currently being promoted by gay and lesbian activists, especially in

Europe and North America. The trend in western European nations during

the past decade has been to increase legal aid to homosexual relations

and has included marriage benefits to some same-sex couples.

In this essay, the author

  • Explains that the proposed legalization of same-sex marriage is one of the most significant issues in contemporary american family law.
  • Opines that legalizing same-sex marriage could be one of the most revolutionary policy decisions in the history of american family law.
  • Explains that marriage provides automatic legalprotections for the spouse, including medical visitation,succession of a deceased spouse's property, as well as pension and other rights.
  • Argues that because of article iv of the united states constitution, there isno reason why the federal government nor any state government should restrict marriage to a predefined heterosexual relationship.
  • Explains that interracialmarriage is widely accepted, both in statute and in society, and marital failure itself, rather than the fault of one partner, may be grounds for divorce.
  • Explains the trend in western european nations to increase legal aid to homosexual relations and marriage benefits to some same-sex couples.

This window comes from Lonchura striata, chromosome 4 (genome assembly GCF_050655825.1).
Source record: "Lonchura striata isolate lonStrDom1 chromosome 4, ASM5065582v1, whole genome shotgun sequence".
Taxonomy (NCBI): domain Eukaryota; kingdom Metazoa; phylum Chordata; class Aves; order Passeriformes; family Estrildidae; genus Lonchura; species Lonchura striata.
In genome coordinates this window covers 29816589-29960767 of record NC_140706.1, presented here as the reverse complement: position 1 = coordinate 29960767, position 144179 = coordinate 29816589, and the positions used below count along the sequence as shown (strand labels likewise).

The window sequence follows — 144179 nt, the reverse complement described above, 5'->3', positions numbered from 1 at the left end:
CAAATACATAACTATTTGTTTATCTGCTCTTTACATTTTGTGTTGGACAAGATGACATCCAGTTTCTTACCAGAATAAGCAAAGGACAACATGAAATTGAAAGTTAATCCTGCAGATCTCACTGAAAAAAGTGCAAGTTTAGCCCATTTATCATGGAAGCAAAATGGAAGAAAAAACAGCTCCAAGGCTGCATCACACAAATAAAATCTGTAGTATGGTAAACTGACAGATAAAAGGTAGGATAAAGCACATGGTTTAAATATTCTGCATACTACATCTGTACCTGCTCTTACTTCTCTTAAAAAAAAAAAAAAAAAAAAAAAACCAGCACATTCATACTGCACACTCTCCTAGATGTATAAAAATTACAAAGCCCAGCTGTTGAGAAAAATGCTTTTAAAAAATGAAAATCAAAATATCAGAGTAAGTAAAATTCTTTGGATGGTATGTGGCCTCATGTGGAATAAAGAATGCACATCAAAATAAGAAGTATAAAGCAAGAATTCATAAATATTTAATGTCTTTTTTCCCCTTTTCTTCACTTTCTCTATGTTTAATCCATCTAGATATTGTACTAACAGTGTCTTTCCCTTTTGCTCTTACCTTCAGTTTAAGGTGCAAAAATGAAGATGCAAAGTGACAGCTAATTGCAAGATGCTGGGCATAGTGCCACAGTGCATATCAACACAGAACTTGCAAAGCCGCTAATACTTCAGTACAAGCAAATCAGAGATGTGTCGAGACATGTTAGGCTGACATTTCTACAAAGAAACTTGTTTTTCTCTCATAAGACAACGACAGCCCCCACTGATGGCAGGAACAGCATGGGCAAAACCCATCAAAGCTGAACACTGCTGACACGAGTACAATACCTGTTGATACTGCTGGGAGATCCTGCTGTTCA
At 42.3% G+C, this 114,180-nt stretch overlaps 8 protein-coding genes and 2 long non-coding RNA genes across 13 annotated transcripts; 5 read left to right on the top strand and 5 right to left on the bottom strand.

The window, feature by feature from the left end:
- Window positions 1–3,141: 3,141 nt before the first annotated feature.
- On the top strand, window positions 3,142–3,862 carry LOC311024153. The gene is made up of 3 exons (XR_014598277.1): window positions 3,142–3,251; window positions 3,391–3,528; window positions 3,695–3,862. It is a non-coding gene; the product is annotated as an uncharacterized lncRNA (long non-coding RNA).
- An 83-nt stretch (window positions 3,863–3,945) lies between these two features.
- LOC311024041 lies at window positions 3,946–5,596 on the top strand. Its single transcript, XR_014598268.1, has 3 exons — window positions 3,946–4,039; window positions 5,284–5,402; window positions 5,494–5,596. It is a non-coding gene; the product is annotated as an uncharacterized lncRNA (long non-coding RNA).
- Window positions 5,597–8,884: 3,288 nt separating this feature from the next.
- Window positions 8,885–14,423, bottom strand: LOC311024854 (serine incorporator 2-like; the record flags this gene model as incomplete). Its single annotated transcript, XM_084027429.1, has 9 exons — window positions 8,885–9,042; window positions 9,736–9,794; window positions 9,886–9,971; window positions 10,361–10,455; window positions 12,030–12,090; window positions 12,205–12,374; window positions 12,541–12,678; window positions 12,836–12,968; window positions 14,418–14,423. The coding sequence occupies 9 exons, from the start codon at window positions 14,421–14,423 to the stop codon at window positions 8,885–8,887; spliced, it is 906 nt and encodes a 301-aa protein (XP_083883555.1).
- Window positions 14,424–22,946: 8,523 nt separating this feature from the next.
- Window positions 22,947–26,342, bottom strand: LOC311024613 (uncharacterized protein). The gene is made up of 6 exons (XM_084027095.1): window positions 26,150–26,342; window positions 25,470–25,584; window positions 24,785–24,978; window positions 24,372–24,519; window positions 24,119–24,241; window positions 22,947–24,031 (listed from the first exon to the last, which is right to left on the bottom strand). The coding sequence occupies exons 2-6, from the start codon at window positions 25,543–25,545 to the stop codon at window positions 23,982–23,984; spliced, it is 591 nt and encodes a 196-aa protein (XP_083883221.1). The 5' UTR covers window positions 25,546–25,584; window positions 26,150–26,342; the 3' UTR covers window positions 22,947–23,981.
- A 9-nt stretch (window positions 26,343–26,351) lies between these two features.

• Explains that in the netherlands, the parliament is considering domestic partnership status for same-sex couples, and all major political parties favor recognizingsame-sexual relations.
  • Explains that belgium allows gay prisoners the right to have conjugal visits from same-sex partners. an overwhelming majority of european nations have granted partial legal status to homosexual relationships.
  • Reports that by mid-1995, thirty-sixmunicipalities, eight counties, three states, five state agencies, andtwo federal agencies extended some benefits to, or registered for someofficial purposes.
  • Opines that california's governorwilson vetoed the bill, but its passage by the legislature represented a notable political achievement for advocates of same-sexmarriage.
  • Explains that the hawaii supreme court vacated a state circuit courtjudgment dismissing same-sex marriage claims and ruled that hawaii's marriage law allowing heterosexual, but not homosexual, couples toobtain marriage licenses constitutes discrimination under the state constitution.